Fortunately, by now computers are so advanced that, in general, changing color scales is relatively minor. Journalists who want to use a satellite image to illustrate a story but find the available image too complicated should not hesitate to ask the image provider to adjust the color scale (even to a gray scale for a black-and-white publication). Also, since most scientists are not astute regarding color choices, it would not be out of line for a journalist to make suggestions.

As with all sources of information, satellite data can be misused. A very important aspect of environmental issues concerns changes over time, such as increasing atmospheric pollution, decreasing water quality, global warming, or sea level rise. Satellite data can very effectively monitor and help to illustrate environmental changes in many variables. However, like statistics, they can be misused to give a distorted picture of the change that has occurred.

Consider, for instance, a satellite record that reveals a particular variable increasing from 1980 to 1985, then decreasing back to the 1980 level by 1990, increasing back to the 1985 level by 1995, and decreasing back to the 1980 level by 2000. In this case, the full record clearly shows a systematic 10-year cycle; but if someone presents only the 1985 and 2000 results, it can look like a 15-year decrease, whereas if someone else presents only the 1980 and 1995 results, it can look like a 15-year increase. In cases like this, to show a more complete picture, it’s often extremely useful to present satellite-derived time series in addition to the satellite imagery. The time series, if available, can be presented as an insert in the corner of an image.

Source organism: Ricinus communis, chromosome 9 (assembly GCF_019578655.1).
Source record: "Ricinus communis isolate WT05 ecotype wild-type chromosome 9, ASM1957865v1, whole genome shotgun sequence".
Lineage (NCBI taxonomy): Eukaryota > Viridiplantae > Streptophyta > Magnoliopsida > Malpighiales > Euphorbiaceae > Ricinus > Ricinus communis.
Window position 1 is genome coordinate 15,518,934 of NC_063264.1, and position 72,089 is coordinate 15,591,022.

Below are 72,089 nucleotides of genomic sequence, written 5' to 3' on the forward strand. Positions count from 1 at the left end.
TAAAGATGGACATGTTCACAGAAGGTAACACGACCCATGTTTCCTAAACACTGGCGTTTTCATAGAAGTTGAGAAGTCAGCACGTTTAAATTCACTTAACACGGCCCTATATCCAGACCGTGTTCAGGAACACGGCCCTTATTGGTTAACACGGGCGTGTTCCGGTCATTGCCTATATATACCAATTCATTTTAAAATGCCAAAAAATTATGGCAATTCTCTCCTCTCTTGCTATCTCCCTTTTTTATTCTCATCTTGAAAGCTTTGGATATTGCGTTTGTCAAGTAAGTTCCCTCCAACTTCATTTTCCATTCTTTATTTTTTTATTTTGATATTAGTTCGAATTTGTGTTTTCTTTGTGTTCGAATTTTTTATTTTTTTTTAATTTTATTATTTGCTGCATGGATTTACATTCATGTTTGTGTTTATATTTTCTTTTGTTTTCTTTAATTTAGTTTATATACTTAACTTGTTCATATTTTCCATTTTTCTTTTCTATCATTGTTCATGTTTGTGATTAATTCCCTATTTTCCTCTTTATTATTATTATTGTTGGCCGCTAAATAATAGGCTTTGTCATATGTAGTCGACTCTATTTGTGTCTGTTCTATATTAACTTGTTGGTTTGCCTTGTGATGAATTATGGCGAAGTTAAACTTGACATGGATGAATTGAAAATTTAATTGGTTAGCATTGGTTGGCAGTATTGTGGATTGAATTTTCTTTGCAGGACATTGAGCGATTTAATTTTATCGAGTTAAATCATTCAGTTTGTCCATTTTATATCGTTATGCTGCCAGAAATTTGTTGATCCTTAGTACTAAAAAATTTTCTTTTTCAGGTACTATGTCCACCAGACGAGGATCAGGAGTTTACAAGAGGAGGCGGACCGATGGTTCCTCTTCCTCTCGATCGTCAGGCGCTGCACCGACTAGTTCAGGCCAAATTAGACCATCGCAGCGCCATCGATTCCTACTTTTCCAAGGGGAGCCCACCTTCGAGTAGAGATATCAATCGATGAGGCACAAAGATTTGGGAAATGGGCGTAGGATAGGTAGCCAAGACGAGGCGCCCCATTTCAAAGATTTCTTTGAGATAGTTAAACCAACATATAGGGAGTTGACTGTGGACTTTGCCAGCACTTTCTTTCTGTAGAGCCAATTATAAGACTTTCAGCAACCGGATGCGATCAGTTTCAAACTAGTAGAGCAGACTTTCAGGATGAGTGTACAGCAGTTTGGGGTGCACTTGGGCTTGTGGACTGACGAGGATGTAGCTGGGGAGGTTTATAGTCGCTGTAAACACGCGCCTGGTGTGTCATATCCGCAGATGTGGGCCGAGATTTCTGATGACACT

Similarly to the case of images and the options for color scales, time series can be made more or less informative and understandable depending on the choice of averaging interval. For example: Satellite-derived time series of northern hemisphere and southern hemisphere monthly average sea-ice concentrations from the late 1970’s to the end of the 20th century provide a great deal of information, but the only signal that comes through well in the monthly average plots is the well known and totally unsurprising fact that much more ice exists in winter than in summer. The seasonal cycle so dominates the picture that the long-term change is not visible. By simplifying the plots to show only yearly averages, however, it becomes clear that the northern hemisphere ice cover decreased overall, while the southern hemisphere ice increased, although neither uniformly.